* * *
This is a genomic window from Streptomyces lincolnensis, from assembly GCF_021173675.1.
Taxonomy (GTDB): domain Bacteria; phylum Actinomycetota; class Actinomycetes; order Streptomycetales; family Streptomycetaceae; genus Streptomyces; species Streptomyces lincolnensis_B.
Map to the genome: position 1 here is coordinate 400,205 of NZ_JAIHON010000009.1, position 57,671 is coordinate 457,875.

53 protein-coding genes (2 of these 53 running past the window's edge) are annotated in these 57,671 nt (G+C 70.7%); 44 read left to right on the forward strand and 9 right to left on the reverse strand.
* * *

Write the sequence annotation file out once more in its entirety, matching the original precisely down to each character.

This is a genomic window from Streptomyces lincolnensis, from assembly GCF_021173675.1.
Taxonomy (GTDB): domain Bacteria; phylum Actinomycetota; class Actinomycetes; order Streptomycetales; family Streptomycetaceae; genus Streptomyces; species Streptomyces lincolnensis_B.
Map to the genome: position 1 here is coordinate 400,205 of NZ_JAIHON010000009.1, position 57,671 is coordinate 457,875.

53 protein-coding genes (2 of these 53 running past the window's edge) are annotated in these 57,671 nt (G+C 70.7%); 44 read left to right on the forward strand and 9 right to left on the reverse strand.